Guest Post: Lessons in Healthy Eating – Part Two


In case you didn’t see last week’s guest post by Marlene Lesson, we are running a four-part series on her lessons in healthy eating.  Ms. Lesson is nutrition director of Structure House, a residential weight loss facility in Durham, N.C. that offers a unique behavioral approach to weight loss and healthy lifestyle change, and here is part two in our series on healthy eating, something that is increasingly difficult to do as the holidays approach.

Enjoy healthy seasonal foods.  Many traditional holiday foods are naturally low fat and healthy such as turkey, acorn squash, and cranberries.  Take advantage of fresh, seasonal produce like winter squash, sweet potatoes, brussel sprouts, rutabaga, parsnips, apples, tangerines, tangelos, and pumpkin.

Pre-plan your eating as much as possible. You are more likely to choose foods on the basis of nourishment when you have a plan.  It’s easier to forgo the fruitcake when you have already decided on the fruit cup.

Focus on the social aspect of the holidays. You don’t need to partake in high-calorie fare to enjoy yourself.  Focus on the conversation rather than the food at get-togethers.  Weaken the psychological connection between food and a good time.

Maintain a food diary. If you don’t already have one, the holidays are a great time to start a food journal.  Make sure to write it all down the good and the bad!  It’s easier to control your weight over the holidays if you consistently record all food choices.

Eat simply. The more complicated the dish, the more likely it is to have hidden high-calorie ingredients.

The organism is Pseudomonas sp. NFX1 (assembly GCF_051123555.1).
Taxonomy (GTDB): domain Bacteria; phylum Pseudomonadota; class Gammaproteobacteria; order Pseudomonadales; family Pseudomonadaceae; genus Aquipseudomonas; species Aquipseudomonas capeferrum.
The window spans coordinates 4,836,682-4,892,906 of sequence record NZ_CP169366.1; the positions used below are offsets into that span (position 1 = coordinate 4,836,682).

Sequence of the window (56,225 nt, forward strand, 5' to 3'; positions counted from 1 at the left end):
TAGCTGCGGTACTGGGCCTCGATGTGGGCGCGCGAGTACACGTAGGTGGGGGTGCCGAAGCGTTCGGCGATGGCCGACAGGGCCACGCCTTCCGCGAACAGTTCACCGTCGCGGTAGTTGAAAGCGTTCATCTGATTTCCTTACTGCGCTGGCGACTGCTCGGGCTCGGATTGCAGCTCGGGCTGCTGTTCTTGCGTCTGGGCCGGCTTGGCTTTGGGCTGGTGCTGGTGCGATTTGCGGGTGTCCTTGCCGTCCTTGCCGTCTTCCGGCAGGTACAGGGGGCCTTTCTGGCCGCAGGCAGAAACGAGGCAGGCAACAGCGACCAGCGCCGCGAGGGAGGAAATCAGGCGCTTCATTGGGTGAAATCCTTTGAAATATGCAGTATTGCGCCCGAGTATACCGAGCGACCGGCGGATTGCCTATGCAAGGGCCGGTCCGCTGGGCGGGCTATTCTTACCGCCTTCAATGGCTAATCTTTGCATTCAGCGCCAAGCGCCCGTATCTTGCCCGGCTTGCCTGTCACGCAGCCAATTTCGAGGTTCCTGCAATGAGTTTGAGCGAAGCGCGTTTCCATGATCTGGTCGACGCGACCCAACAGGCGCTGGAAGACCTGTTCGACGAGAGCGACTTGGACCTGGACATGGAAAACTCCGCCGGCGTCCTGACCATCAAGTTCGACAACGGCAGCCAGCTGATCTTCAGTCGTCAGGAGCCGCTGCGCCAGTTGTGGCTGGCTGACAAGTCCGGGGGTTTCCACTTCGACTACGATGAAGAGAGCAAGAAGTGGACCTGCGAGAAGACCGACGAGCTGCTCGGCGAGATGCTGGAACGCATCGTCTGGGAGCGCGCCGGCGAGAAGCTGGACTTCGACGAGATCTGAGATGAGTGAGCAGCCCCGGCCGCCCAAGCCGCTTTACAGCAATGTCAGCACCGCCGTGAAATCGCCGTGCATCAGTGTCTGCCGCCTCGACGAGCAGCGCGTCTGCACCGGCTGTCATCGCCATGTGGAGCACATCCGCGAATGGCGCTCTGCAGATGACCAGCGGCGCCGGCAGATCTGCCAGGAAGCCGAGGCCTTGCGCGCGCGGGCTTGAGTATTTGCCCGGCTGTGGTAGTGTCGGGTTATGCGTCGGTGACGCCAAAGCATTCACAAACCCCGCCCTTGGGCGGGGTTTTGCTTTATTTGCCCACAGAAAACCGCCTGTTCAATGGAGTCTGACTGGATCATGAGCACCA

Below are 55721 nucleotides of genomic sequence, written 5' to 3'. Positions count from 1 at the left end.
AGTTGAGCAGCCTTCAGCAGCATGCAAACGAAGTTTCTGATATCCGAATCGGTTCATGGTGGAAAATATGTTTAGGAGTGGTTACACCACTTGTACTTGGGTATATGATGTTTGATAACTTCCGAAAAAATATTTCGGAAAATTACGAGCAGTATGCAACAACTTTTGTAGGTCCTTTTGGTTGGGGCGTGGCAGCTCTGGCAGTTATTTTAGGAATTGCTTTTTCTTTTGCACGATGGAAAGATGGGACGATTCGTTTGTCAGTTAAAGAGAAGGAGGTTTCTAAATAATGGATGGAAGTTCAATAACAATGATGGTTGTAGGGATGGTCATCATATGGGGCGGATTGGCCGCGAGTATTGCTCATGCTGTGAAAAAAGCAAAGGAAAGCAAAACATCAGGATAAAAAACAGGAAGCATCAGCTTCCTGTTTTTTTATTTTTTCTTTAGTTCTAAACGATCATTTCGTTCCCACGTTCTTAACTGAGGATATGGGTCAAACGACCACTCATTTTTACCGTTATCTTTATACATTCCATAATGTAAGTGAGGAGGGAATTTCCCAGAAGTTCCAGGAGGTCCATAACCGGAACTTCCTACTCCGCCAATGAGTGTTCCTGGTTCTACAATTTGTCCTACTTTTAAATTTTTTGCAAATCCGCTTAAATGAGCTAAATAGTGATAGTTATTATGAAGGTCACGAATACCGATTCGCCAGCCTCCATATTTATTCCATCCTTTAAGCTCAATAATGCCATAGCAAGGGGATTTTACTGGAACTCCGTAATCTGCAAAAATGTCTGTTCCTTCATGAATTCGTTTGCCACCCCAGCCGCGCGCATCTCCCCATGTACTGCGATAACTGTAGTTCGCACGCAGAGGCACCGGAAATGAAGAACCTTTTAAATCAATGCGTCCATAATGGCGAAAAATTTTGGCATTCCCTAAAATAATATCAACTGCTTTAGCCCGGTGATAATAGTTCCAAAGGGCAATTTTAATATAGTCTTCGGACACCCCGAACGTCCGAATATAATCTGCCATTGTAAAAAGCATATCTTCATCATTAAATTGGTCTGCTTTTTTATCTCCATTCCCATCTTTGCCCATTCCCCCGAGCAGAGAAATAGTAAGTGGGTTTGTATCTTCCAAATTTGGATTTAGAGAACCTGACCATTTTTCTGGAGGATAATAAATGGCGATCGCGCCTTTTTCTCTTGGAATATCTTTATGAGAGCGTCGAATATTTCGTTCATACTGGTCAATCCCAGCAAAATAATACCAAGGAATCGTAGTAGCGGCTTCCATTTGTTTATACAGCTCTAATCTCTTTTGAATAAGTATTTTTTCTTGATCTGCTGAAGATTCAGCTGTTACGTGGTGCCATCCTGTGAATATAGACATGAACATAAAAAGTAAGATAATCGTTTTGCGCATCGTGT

Control your portions. Remember that a half-cup serving of pasta or rice is the size of a computer mouse.  A three-ounce portion of meat, poultry or fish is the size of a cassette tape or a deck of cards.

Make time for exercise. The holidays can be a challenge for working in regular exercise.  If you can’t commit to a long walk, take several short ones.  Mix it up with yoga or pilates, or go dancing for a fun alternative.  Having a personal trainer come to your home can also make exercise more convenient.

Avoid trigger situations and emphasize activity. Don’t stand near the buffet table, ask to see the dessert cart or spend unnecessary time in the company of eating buddies.  Rather than centering plans around meals, suggest ice-skating, cross-country skiing or taking a family hike.

Forgo alcohol. It’s not just eggnog that helps put on the pounds.  Alcohol in general is a major source of hidden calories.  In addition, it stimulates the appetite and decreases inhibitions making it more difficult to control eating.  Sparkling water with a twist can make for a festive alternative.

Be reasonable. Attempting to lose weight over the holidays can be frustrating and unrealistic.  Focus on maintaining your weight.  Making it through the holidays without gaining weight is a major accomplishment.

Start new traditions. Challenge old thoughts and beliefs.  Everything does not have to be the way it has always been.   For example, you don’t have to entertain with great quantities of fattening food.  Try hosting a potluck where everyone brings at least one healthy holiday option.

Remember to visit this blog next week for part three of our four-part series!

To review part one, click here.


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